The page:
Image Credit: Gemini Observatory
In what was obviously a press release coordinated with the Hubble announcement of a picture of a planet around another star, astronomers at the Gemini Observatory in Hawaii announced today that they have pictures of two planets around a single star. This star, known just by its catalog number HR 8799, is 130 light-years away in the direction of the constellation Pegasus. Further follow-up with the Keck Observatory revealed a third planet closer to the star.
These are big planets, about 10, 10, and 7 times the size of Jupiter. Like the planet around Fomalhaut, these planets orbit pretty far from their parent star: 25, 40 and 70 times the Earth-sun distance. For comparison, Jupiter orbits the sun at 5 times the Earth-sun distance, Saturn at 10 times the Earth-sun distance, and Neptune at 30 times the Earth-sun distance.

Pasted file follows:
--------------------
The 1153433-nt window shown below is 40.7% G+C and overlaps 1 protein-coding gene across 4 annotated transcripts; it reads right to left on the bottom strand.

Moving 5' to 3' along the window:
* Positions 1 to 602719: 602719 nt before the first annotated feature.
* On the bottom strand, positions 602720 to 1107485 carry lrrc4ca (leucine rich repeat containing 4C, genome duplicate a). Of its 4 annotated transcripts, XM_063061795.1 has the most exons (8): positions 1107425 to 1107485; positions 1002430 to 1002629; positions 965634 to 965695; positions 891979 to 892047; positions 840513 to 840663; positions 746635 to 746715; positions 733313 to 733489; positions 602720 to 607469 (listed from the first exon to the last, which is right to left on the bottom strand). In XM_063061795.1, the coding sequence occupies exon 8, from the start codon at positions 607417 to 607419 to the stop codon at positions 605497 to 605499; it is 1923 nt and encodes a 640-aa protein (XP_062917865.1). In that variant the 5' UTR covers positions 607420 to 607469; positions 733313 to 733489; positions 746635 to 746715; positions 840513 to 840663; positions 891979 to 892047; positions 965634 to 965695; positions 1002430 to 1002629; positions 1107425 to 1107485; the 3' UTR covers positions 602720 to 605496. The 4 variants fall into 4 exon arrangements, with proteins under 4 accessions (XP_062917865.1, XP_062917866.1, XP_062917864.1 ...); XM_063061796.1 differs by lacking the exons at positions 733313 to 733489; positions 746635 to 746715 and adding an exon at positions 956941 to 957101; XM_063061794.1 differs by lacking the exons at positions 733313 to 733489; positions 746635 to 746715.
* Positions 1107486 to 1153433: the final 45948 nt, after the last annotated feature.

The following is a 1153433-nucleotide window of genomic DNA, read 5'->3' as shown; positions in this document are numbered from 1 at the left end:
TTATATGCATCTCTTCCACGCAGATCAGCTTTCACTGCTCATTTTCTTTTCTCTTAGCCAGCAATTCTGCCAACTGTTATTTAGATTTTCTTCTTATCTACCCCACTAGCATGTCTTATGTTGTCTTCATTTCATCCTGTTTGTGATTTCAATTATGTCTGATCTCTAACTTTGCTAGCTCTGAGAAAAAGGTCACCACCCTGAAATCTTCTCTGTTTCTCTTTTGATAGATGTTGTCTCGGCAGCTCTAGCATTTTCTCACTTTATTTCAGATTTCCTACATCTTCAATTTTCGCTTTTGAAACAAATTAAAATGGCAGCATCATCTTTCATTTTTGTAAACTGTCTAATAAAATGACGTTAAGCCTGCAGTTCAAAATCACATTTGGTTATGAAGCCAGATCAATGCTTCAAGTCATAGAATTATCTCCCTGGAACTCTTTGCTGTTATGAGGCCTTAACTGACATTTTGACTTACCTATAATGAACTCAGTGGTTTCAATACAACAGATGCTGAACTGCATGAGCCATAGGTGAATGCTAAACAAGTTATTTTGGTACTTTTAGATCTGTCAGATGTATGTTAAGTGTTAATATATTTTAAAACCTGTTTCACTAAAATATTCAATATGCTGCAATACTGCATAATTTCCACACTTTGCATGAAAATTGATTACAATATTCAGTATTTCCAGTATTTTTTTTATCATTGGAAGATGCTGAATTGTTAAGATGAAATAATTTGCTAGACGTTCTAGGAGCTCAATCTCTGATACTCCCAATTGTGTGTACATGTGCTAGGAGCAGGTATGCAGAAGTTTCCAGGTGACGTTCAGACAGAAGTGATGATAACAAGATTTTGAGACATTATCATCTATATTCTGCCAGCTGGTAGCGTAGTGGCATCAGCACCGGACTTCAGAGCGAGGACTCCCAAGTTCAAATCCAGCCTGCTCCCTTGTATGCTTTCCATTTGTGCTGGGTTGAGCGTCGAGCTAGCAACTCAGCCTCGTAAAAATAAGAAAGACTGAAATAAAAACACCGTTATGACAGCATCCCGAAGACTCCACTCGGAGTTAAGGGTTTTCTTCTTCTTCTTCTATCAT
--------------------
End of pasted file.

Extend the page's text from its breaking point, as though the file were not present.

We've entered a new era of planet discovery today. For the first time, we have a growing number of pictures of other planets. Sure, they are all bigger than Jupiter, and we can't yet see any features on those planets (they are just too far away).